We report a case of a 67-year-old man with type 2 diabetes presented with diabetic ketoacidosis, two weeks after his first dose of nivolumab therapy for non–small-cell lung carcinoma. He was started on empagliflozin two days prior in the setting of hyperglycaemia after the initiation of nivolumab therapy. Laboratory evaluation revealed an undetectable C-peptide and a positive anti-glutamic acid decarboxylase (GAD) antibody. He was treated with intravenous fluids and insulin infusion and was subsequently transitioned to subcutaneous insulin and discharged home. He subsequently has developed likely autoimmune thyroiditis and autoimmune encephalitis.

Learning points:

  • Glycemic surveillance in patients receiving immune checkpoint inhibitors is recommended.
  • Early glycemic surveillance after commencement of anti-programmed cell death-1 (PD-1) inhibitors may be indicated in selected populations, including patients with underlying type 2 diabetes mellitus and positive anti-glutamic acid decarboxylase (GAD) antibody.
  • Sodium-glucose co transporter-2 (SGLT2) inhibitors should be used with caution in patients on immunotherapy.
Open access

Ploutarchos Tzoulis, Richard W Corbett, Swarupini Ponnampalam, Elly Baker, Daniel Heaton, Triada Doulgeraki and Justin Stebbing

Summary

Five days following the 3rd cycle of nivolumab, a monoclonal antibody, which acts as immune checkpoint inhibitor against the programmed cell death protein-1, for metastatic lung adenocarcinoma, a 56-year-old woman presented at the hospital critically ill. On admission, she had severe diabetic ketoacidosis (DKA), as evidenced by venous glucose of 47 mmol/L, blood ketones of 7.5 mmol/L, pH of 6.95 and bicarbonate of 6.6 mmol/L. She has had no personal or family history of diabetes mellitus (DM), while random venous glucose, measured 1 week prior to hospitalisation, was 6.1 mmol/L. On admission, her HbA1c was 8.2% and anti-GAD antibodies were 12 kIU/L (0–5 kU/L), while islet cell antibodies and serum C-peptide were undetectable. Nivolumab was recommenced without the development of other immune-mediated phenomena until 6 months later, when she developed hypothyroidism with TSH 18 U/L and low free T4. She remains insulin dependent and has required levothyroxine replacement, while she has maintained good radiological and clinical response to immunotherapy. This case is notable for the rapidity of onset and profound nature of DKA at presentation, which occurred two months following commencement of immunotherapy. Despite the association of nivolumab with immune-mediated endocrinopathies, only a very small number of patients developing type 1 DM has been reported to date. Patients should be closely monitored for hyperglycaemia and thyroid dysfunction prior to and periodically during immunotherapy.

Learning points:

  • Nivolumab can induce fulminant type 1 diabetes, resulting in DKA.
  • Nivolumab is frequently associated with thyroid dysfunction, mostly hypothyroidism.
  • Nivolumab-treated patients should be monitored regularly for hyperglycaemia and thyroid dysfunction.
  • Clinicians should be aware and warn patients of potential signs and symptoms of severe hyperglycaemia.
Open access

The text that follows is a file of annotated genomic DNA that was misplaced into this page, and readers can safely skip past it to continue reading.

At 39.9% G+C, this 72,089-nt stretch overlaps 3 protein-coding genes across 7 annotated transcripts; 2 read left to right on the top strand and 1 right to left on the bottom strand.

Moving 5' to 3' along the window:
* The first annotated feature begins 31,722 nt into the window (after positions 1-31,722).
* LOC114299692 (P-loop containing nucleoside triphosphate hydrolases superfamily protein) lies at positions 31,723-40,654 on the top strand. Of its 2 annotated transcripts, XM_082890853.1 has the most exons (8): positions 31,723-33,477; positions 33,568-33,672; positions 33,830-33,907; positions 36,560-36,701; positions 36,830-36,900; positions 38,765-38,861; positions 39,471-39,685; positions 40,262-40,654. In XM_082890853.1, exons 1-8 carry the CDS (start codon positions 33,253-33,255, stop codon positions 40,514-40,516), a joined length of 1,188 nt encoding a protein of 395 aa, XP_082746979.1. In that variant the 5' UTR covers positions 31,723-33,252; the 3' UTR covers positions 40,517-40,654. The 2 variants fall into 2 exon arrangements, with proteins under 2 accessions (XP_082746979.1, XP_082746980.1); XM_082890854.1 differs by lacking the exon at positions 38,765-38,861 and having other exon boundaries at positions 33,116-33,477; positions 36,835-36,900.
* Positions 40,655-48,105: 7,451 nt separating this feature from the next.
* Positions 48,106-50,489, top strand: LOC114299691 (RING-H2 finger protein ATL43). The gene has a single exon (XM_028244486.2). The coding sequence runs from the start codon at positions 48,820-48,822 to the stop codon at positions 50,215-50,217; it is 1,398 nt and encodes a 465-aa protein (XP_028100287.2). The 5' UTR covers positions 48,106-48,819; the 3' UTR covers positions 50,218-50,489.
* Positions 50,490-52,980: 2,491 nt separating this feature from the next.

Florence Gunawan, Elizabeth George and Adam Roberts

Summary

Immune checkpoint inhibitors are the mainstay of treatment for advanced melanoma, and their use is being increasingly implicated in the development of autoimmune endocrinopathies. We present a case of a 52-year-old man with metastatic melanoma on combination nivolumab and ipilumimab therapy who developed concurrent hypophysitis, type 1 diabetes mellitus (T1DM) and diabetes insipidus. He presented prior to third cycle of combination treatment with a headache, myalgias and fatigue. Biochemistry and MRI pituitary confirmed anterior pituitary dysfunction with a TSH: 0.02 mU/L (0.5–5.5 mU/L), fT4: 5.2 pmol/L (11–22 pmol/L), fT3: 4.0 pmol/L (3.2–6.4 pmol/L), cortisol (12:00 h): <9 nmol/L (74–286 nmol/L), FSH: 0.7 IU/L (1.5–9.7 IU/L), LH: <0.1 IU/L (1.8–9.2 IU/L), PRL: 1 mIU/L (90–400 mIU/L), SHBG: 34 nmol/L (19–764 nmol/L) and total testosterone: <0.4 nmol/L (9.9–27.8 nmol/L). High-dose dexamethasone (8 mg) was administered followed by hydrocortisone, thyroxine and topical testosterone replacement. Two weeks post administration of the third cycle, he became unwell with lethargy, weight loss and nocturia. Central diabetes insipidus was diagnosed on the basis of symptoms and sodium of 149 mmol/L (135–145 mmol/L). Desmopressin nasal spray was instituted with symptom resolution and normalization of serum sodium. Three weeks later, he presented again polyuric and polydipsic. His capillary glucose was 20.8 mmol/L (ketones of 2.4 mmol), low C-peptide 0.05 nmol/L (0.4–1.5 nmol/L) and HbA1c of 7.7%. T1DM was suspected, and he was commenced on an insulin infusion with rapid symptom resolution. Insulin antibodies glutamic acid decarboxylase (GAD), insulin antibody-2 (IA-2) and zinc transporter-8 (ZnT8) were negative. A follow-up MRI pituitary revealed findings consistent with recovering autoimmune hypophysitis. Immunotherapy was discontinued based on the extent of these autoimmune endocrinopathies.

Learning points:

  • The most effective regime for treatment of metastatic melanoma is combination immunotherapy with nivolumab and ipilumimab, and this therapy is associated with a high incidence of autoimmune endocrinopathies.
  • Given the high prevalence of immune-related adverse events, the threshold for functional testing should be low.
  • Traditional antibody testing may not be reliable to identify early-onset endocrinopathy.
  • Routine screening pathways have yet to be adequately validated through clinical trials.